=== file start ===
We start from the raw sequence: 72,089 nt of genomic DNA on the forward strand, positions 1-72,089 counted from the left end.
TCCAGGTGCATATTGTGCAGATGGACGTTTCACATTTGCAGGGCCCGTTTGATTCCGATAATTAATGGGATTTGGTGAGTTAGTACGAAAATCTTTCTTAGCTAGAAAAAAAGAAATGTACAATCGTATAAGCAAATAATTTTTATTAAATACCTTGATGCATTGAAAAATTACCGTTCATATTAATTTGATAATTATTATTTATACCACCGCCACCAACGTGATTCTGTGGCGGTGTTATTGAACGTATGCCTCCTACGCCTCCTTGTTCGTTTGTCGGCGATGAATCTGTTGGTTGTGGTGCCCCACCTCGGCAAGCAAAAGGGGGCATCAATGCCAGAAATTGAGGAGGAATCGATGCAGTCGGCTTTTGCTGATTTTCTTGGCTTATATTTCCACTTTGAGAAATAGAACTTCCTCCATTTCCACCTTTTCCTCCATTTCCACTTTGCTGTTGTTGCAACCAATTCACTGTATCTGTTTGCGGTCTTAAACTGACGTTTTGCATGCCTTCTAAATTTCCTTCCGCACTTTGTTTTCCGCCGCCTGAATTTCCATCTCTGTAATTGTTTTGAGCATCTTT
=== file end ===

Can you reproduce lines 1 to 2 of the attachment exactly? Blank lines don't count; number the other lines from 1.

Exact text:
We start from the raw sequence: 72,089 nt of genomic DNA on the forward strand, positions 1-72,089 counted from the left end.
TCCAGGTGCATATTGTGCAGATGGACGTTTCACATTTGCAGGGCCCGTTTGATTCCGATAATTAATGGGATTTGGTGAGTTAGTACGAAAATCTTTCTTAGCTAGAAAAAAAGAAATGTACAATCGTATAAGCAAATAATTTTTATTAAATACCTTGATGCATTGAAAAATTACCGTTCATATTAATTTGATAATTATTATTTATACCACCGCCACCAACGTGATTCTGTGGCGGTGTTATTGAACGTATGCCTCCTACGCCTCCTTGTTCGTTTGTCGGCGATGAATCTGTTGGTTGTGGTGCCCCACCTCGGCAAGCAAAAGGGGGCATCAATGCCAGAAATTGAGGAGGAATCGATGCAGTCGGCTTTTGCTGATTTTCTTGGCTTATATTTCCACTTTGAGAAATAGAACTTCCTCCATTTCCACCTTTTCCTCCATTTCCACTTTGCTGTTGTTGCAACCAATTCACTGTATCTGTTTGCGGTCTTAAACTGACGTTTTGCATGCCTTCTAAATTTCCTTCCGCACTTTGTTTTCCGCCGCCTGAATTTCCATCTCTGTAATTGTTTTGAGCATCTTT